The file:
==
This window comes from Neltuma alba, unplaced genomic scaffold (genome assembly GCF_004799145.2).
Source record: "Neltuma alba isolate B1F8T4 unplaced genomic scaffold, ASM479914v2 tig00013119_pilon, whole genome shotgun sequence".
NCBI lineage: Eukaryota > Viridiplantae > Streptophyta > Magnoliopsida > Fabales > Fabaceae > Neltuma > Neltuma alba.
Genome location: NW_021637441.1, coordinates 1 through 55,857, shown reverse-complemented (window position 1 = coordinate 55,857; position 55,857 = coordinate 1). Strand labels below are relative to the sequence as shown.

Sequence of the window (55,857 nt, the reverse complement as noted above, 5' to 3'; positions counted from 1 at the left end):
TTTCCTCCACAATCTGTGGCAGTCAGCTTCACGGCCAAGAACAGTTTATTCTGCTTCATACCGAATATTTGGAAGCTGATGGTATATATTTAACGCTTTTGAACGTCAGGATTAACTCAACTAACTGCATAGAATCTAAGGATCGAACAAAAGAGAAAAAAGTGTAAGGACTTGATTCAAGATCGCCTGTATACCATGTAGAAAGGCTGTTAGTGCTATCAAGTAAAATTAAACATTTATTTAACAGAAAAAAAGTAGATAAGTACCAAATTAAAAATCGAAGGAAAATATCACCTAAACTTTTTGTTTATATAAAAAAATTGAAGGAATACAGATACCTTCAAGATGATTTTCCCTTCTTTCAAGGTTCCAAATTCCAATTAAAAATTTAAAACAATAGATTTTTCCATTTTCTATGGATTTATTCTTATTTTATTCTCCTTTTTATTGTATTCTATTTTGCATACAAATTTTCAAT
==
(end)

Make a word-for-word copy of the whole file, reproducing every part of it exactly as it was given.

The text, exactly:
This window comes from Neltuma alba, unplaced genomic scaffold (genome assembly GCF_004799145.2).
Source record: "Neltuma alba isolate B1F8T4 unplaced genomic scaffold, ASM479914v2 tig00013119_pilon, whole genome shotgun sequence".
NCBI lineage: Eukaryota > Viridiplantae > Streptophyta > Magnoliopsida > Fabales > Fabaceae > Neltuma > Neltuma alba.
Genome location: NW_021637441.1, coordinates 1 through 55,857, shown reverse-complemented (window position 1 = coordinate 55,857; position 55,857 = coordinate 1). Strand labels below are relative to the sequence as shown.

Sequence of the window (55,857 nt, the reverse complement as noted above, 5' to 3'; positions counted from 1 at the left end):
TTTCCTCCACAATCTGTGGCAGTCAGCTTCACGGCCAAGAACAGTTTATTCTGCTTCATACCGAATATTTGGAAGCTGATGGTATATATTTAACGCTTTTGAACGTCAGGATTAACTCAACTAACTGCATAGAATCTAAGGATCGAACAAAAGAGAAAAAAGTGTAAGGACTTGATTCAAGATCGCCTGTATACCATGTAGAAAGGCTGTTAGTGCTATCAAGTAAAATTAAACATTTATTTAACAGAAAAAAAGTAGATAAGTACCAAATTAAAAATCGAAGGAAAATATCACCTAAACTTTTTGTTTATATAAAAAAATTGAAGGAATACAGATACCTTCAAGATGATTTTCCCTTCTTTCAAGGTTCCAAATTCCAATTAAAAATTTAAAACAATAGATTTTTCCATTTTCTATGGATTTATTCTTATTTTATTCTCCTTTTTATTGTATTCTATTTTGCATACAAATTTTCAAT